Introducing a step-parent into the family
THERE is no easy way to introduce a step parent into the family.
Will the kids totally retaliate and begin plotting their nasty schemes to get rid of the new girlfriend or boyfriend? Or will they accept the new member of the family with open arms? Every household is different.
Woodford mum of two Katie Dykes said taking it slow was key.
"I am very protective of my children so after splitting with my husband I wanted to make sure my kids were always my priority," she said.
"When I met my current partner, I didn't want to push anything. I wanted to keep it very casual.
"As things progressed we'd go and stay at his place for the weekend or he's come over and we just took it really slowly, and now we're living together."
Ipswich mum of four, plus a stepchild to make five, Meltopia Grandelis said things could become tricky when discipline and conflict were involved.
"If there is any conflict in the house, I will always take the kids side and he knows that. But in saying that, we've got to stick together on things or it won't work," she said.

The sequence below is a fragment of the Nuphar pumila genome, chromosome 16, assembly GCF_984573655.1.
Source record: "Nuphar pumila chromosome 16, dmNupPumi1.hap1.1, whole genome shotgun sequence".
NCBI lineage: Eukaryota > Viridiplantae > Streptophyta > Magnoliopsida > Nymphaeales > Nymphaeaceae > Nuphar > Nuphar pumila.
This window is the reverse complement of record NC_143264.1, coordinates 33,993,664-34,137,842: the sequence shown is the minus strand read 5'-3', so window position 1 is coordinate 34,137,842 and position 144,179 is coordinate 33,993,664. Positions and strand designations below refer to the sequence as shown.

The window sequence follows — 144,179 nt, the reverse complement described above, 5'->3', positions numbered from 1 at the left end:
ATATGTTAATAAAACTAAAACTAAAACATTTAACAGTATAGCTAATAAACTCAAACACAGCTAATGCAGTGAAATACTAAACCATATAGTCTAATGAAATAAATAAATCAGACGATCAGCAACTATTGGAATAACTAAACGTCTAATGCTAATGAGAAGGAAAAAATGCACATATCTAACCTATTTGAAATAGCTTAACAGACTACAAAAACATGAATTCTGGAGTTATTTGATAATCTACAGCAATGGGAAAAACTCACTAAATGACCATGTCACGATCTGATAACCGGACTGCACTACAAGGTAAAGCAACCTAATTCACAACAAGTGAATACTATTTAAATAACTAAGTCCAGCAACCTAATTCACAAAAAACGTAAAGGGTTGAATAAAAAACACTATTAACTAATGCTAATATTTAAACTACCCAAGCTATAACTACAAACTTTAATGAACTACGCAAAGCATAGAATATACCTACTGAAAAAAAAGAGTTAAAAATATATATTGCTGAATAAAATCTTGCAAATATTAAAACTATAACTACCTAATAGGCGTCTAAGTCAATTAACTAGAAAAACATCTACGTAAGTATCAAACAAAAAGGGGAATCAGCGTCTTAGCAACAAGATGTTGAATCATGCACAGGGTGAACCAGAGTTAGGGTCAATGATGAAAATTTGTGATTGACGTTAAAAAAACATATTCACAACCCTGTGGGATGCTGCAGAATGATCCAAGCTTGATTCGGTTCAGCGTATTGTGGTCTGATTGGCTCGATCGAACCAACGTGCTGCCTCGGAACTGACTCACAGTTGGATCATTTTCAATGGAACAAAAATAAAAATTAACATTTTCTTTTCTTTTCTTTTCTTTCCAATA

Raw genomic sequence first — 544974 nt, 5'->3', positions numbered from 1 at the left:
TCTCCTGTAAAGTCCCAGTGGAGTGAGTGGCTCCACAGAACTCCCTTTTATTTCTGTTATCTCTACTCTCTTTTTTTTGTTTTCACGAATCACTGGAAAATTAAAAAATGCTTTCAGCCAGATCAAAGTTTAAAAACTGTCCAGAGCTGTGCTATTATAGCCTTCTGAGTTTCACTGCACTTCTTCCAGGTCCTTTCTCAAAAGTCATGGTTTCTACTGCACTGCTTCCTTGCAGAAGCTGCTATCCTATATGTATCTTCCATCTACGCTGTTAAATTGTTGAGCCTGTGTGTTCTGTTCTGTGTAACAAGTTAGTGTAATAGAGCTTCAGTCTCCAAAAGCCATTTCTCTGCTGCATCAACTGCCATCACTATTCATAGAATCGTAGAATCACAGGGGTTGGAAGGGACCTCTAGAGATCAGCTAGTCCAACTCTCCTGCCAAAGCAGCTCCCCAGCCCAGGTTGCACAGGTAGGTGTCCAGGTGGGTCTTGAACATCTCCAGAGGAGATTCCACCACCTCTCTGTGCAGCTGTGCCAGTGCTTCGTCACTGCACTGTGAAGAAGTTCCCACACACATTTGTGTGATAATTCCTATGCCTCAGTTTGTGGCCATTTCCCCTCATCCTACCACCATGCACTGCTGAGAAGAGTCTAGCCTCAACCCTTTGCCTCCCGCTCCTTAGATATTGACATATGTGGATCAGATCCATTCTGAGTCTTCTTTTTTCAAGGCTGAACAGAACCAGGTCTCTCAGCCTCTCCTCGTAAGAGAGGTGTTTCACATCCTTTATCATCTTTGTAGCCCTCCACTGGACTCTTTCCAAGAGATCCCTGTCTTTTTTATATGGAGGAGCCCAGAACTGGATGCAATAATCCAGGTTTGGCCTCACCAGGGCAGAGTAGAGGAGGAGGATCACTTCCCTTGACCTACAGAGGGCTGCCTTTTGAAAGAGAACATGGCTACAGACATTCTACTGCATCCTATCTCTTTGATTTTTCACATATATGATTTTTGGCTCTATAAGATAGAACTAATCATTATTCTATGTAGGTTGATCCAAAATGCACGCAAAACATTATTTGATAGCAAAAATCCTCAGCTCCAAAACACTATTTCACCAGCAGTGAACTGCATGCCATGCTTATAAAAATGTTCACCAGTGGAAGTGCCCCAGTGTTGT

"So we do make a conscious effort to take the emotion out of it and think 'this is the problem, let's stick together and solve this, but I am first and foremost going to protect my children'."
Tips for introducing a step parent to the family:
Don't expect your kids to love them overnight. These things take time - let it.
Take it slow. Too much change all at once can unsettle children.
Insist on respect from the beginning.
Tips for bonding with your new blended family:
Let the child set the pace. Most kids will eventually give you a chance, some just take longer than others.
Use verbal praise and encouragement when granted. Children like to feel appreciated.
Recognise the child's role in the family and involve them in any decision-making.
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